A sunny day. Blossom on the trees. People chatting in the street, some in shorts. Eminem drifting from the open window of a first-floor flat. A lid-less, half-filled bottle of Coke flying 20ft in the air towards electric fencing. A crisp smash as someone drops a glass from a third-floor flat. Spring is indeed upon Govan.
Glasgow hip-hop outfit Steg G, aka Steven Gilfoyle, and the Freestyle Master, Davie Mulhearn, survey Steg's adopted home, between bumping into friends and humouring local kids who ask what they are having their photo taken for. "Crimewatch, " deadpans Freestyle Master (FM), before asking if they've heard his new record. They haven't. Steg tells them it's called Schemes and if they drop into Sunny Govan community radio, where he works, he'll give them a copy. There's a slight air of reverence; perhaps the kids know Steg and FM have supported 50 Cent in front of a 10,000-strong crowd.
Govan is no scheme, of course, but the track is part of their wider ethos of defending working-class youth culture, which began with the release of Anti-Social Behaviour. "We're looking at the young people and hoping that those tracks are going to make them go 'that's my house on a Saturday night' " says Steg, 32. "I want them to think 'my life's valid now because people are expressing it through their art'. Not just looking at it Karen Dunbar-style."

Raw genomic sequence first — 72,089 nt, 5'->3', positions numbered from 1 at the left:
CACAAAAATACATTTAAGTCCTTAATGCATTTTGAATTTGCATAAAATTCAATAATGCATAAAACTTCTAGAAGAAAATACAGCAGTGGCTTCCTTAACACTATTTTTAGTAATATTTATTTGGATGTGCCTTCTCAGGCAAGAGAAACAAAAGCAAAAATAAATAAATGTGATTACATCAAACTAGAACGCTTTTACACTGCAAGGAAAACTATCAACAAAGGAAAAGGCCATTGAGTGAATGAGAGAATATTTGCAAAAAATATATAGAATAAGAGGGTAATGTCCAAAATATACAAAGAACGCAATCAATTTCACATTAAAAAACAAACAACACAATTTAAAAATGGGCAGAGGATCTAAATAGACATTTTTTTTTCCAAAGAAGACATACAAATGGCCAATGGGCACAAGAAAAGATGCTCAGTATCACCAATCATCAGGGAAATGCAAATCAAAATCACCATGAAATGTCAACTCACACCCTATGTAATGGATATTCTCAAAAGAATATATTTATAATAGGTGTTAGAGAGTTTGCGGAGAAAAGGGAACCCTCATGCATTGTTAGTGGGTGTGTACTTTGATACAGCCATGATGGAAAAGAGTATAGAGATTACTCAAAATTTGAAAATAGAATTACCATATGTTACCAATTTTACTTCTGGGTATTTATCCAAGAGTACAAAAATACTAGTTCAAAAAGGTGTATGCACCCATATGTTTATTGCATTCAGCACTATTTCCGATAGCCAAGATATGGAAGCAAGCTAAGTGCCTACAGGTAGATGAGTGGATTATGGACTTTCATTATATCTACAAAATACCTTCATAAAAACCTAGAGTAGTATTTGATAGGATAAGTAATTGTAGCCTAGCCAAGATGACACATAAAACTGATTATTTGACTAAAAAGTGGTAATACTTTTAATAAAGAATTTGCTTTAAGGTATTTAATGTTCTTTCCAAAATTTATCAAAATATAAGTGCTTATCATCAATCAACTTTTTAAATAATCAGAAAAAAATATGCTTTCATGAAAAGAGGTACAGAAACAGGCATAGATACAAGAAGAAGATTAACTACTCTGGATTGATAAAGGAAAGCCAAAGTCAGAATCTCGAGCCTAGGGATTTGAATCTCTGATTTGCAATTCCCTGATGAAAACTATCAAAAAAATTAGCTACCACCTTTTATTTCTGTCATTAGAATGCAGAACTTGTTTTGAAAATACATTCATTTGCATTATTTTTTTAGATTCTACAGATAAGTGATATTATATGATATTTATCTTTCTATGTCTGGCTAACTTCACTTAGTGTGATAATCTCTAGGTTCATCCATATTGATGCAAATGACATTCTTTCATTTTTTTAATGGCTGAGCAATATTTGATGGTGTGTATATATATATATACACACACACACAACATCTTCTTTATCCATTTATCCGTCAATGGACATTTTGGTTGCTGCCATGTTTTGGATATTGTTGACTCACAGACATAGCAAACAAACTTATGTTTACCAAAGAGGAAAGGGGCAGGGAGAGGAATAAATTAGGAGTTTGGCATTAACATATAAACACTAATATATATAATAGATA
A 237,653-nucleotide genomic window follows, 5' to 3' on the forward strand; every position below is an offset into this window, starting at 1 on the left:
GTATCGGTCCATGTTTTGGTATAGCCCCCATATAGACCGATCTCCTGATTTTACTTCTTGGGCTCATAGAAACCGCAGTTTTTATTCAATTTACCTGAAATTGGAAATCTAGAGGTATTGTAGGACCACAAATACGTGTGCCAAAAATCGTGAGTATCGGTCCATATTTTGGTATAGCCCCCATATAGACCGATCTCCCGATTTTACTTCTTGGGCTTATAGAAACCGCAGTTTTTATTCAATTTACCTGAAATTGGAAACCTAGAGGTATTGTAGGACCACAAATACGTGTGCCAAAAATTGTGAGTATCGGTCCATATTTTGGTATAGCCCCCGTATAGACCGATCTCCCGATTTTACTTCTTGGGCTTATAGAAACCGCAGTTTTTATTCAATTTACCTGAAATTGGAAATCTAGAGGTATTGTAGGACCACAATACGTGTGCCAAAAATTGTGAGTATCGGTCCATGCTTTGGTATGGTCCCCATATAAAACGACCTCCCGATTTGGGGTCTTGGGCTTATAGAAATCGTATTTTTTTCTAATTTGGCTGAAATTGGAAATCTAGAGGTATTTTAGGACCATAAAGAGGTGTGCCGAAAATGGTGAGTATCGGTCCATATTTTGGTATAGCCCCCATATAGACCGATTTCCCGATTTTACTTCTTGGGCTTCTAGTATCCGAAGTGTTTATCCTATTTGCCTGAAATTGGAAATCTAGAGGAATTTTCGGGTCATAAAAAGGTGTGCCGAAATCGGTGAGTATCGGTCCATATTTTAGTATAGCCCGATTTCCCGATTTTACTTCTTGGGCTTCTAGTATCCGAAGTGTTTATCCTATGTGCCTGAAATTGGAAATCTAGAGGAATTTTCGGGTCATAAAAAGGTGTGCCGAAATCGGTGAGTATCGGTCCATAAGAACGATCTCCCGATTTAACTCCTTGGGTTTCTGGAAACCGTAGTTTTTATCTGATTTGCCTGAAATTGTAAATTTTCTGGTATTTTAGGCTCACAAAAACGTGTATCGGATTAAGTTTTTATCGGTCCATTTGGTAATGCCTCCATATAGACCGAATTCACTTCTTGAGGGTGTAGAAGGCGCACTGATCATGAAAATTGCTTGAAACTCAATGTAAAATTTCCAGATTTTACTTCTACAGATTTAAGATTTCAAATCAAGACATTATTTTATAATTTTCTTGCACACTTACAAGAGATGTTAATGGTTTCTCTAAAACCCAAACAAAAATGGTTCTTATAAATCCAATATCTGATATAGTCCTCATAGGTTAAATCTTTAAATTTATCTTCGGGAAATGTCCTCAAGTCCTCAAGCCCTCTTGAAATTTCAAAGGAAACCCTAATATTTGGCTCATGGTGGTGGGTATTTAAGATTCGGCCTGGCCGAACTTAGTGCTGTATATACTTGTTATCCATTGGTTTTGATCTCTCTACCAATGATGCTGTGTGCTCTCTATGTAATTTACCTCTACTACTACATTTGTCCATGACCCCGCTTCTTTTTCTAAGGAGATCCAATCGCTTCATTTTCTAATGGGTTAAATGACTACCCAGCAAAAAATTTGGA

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They expect kids from Easterhouse to Castlemilk to identify with the track, sample lyric: "Let's take a walk through the closes and the high flats/where none of us can play baseball but we all buy bats", but it's also receiving radio play in Brighton. "The good thing about Schemes is, we're the first people to laugh at ourselves, " says FM, 29. "It's not all doom and gloom as some people try to paint it. That's why the song's upbeat because it is a pride in what we've got. Hopefully people can take it as an anthem."
Steg and FM are both from Carnwadric on the south side of Glasgow, where FM still lives. ("You need to mention that, I'll never be forgiven.") It was developed as a housing scheme in the 1920s, with five high-rise blocks added in the 1960s. FM's uncle had a bar there, which starred in an edition of the Cook Report, "this was like for gangster stuff, but it was fabricated", says his nephew.
They're hazy about the more colourful aspects of their own pasts - "We've all got backgrounds . . . See what used to go on up there? Crazy, man" - but that's partly because they're still trying to escape it. This makes for an ambiguous relationship with the places they're trying to document.